|Jun-07-06|| ||paladin at large: Beautiful endgame by Lasker, particularly from move 32 on, when Rubinstein allowed the exchange of queens. As an endgame, it surpasses Rubinstein's win over Lasker, which Rubinstein essentially had won in the transition to the endgame. One attractive feature here is the centralization of the black minor pieces and how the white king cannot even approach the black passed pawn, as the black king walks up the board.|
|Jun-07-06|| ||keypusher: <paladin> Here's another great Lasker ending against Rubinstein.|
Lasker vs Rubinstein, 1914
|Apr-06-09|| ||Ulhumbrus: 12 Ne5 is a mistake because the N is no weapon but a target. Instead of this, 12 a4 discourages ...c5.|
13 Bf3 is a defensive move, for it does not threaten to attack the long diagonal but serves only to parry Black's attack on it. It is however a consequence of Ne5.
Instead of 14 Nxd7, 14 Nd3 aims at c5.
18 Bxd4 may lead to a draw and perhaps Rubinstein plays 18 exd4 in order to avoid it. After 18 exd4, with an isolated d5 pawn but greater space, it is White who is playing for the attack and Black who is playing to simplify. The result of the game suggests that Black is advised to offer exchanges of Rooks on the c file, and indeed an open file hinders a King side attack as the defence may try to occupy it with his Rooks. This suggests that exchanging the Rooks on the c file is a mistake on White's part. Instead of 21 Rxc8, 21 Rd1 avoids the first exchange of Rooks, while 22 Rd1 or 22 Re1 instead of 22 Rc1 avoids the second exchange of Rooks.
27 a3 makes a target of the pawn and following Qc3, the recapture Bxc3 displaces the bishop which defends the a3 pawn.
|Apr-06-09|| ||Archswindler: <Ulhumbrus: Instead of this, 12 a4 discourages ...c5.>|
I'm not sure it does:
12. a4 b4 13. Na2 c5
|Apr-08-09|| ||Ulhumbrus: <Archswindler> Black can still play the move ...c5, but at a price: The reply ...b4 has weakened permanently Black's entire Queen side, exposing it to attack.|
|Apr-08-09|| ||Archswindler: <The reply ...b4 has weakened permanently Black's entire Queen side, exposing it to attack.>|
No it hasn't.
|Jun-09-09|| ||Bridgeburner: <paladin at large>
The queen exchange was definitely the losing move, at least in the proximate sense (White was probably lost in any case), as it made the <Pa3> indefensible. Lasker played the rest of the game very nicely but it was essentially an easy, somewhat routine endgame win for him.
Rubinstein was very much off his game here...he played the opening very conservatively, never getting around to <e4>, which would have been much more competitive than allowing the lame isolani he ended up with, which in turn allowed <d5> to be occupied as a staging point for Black's pieces.
Rubinstein's middle game was even worse, with lackluster placement of pieces allowing Lasker free rein for his.
I thought Lasker's <26...Nd5>, apart from being an excellent move in its own right, was also a psychological move aimed at provoking the weakening <27.a3>, the fate of which decided the game.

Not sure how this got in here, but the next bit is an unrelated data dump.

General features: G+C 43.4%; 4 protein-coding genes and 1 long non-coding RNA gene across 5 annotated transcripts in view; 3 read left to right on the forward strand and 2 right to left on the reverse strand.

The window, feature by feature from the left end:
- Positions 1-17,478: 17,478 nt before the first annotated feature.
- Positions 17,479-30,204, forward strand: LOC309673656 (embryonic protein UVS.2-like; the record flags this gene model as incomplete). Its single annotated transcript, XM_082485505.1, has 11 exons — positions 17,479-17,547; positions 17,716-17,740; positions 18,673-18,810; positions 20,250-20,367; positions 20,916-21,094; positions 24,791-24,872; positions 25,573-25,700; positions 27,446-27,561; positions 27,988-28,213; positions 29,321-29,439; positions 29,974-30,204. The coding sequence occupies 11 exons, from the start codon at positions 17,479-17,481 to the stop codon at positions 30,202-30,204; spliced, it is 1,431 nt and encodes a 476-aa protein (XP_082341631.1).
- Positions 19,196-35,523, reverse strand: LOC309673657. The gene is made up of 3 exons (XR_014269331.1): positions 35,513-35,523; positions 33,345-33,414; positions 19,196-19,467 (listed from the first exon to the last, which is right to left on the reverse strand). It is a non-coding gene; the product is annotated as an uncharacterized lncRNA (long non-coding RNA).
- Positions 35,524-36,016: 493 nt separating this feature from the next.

<Ulhumbrus: This suggests that exchanging the Rooks on the c file is a mistake on White's part. Instead of 21 Rxc8, 21 Rd1 avoids the first exchange of Rooks, while 22 Rd1 or 22 Re1 instead of 22 Rc1 avoids the second exchange of Rooks.>
I'm not sure.If <21.Rcd1>, then <21...Nf6> and the White isolani is fully blockaded. Moreover, <22.Re1> wouldn't be a good move as it becomes a target for Black's DSB if it reaches <b4> (there's the echo of that fateful <a3> again), eg: <21.Rcd1 Nf6 22.Rfe1 Nxe4 23.Bxe4 Bb4 24.Bxb7 Qxb7 25.Qe4 Qxe4 26.Rxe4 Rc2>:
click for larger view
Such a position wouldn't be defensible against Lasker.
|Sep-29-13|| ||YoGoSuN: Can anyone care to explain why Lasker went 57. Kd3 instead of 57. Kb1? I'm sure that 57. Kd3 wins as well, but isn't it 57. Kb1 more direct and obvious?|
|Dec-14-14|| ||plang: 10 b3 was a new idea that has been repeated only rarely; the sharper 10 e4 is the main line. |
<Archswindler: <Ulhumbrus: Instead of this, 12 a4 discourages ...c5.>
I'm not sure it does:
12. a4 b4 13. Na2 c5>
I would think that 13 Nb1 with the idea of Nbd2 and Nc4 should be considered.
After 18 exd a poor version of the Isolated Queenpawn middlegame occurred with the bishop passive on b2.
18 Bxd4 may lead to a draw and perhaps Rubinstein plays 18 exd4 in order to avoid it.>
After 18 Bxd4..e5 it looks like White is forced to play 19 Bc5 as 19 Bb2..f5 will cost White a piece.
34 Ba5..axb 35 Bxb6..Bg5! would have been winning for Black.
<YoGoSuN: Can anyone care to explain why Lasker went 57. Kd3 instead of 57. Kb1? I'm sure that 57. Kd3 wins as well, but isn't it 57. Kb1 more direct and obvious?>
57 Kb1 allows White to play Kh6,Kh7,Kg8 with dangerous counterplay.
The idea behind Lasker's 57 Kd3! is to place the king on f5 when White plays Kxf7 at which point Black's knight can leisurely win the two rook pawns and then head to the queenside to force the win of the bishop.
|Jul-15-17|| ||iron john: why not 35 bb4|
|Jul-15-17|| ||beatgiant: <iron john>
<why not 35 bb4>
35. Bb4 Bxb4 36. axb4 Kf8. Black transfers his king to the queenside and eventually picks up White's b-pawn while White's pieces are tied down by Black's a-pawn. I believe that plan wins for Black.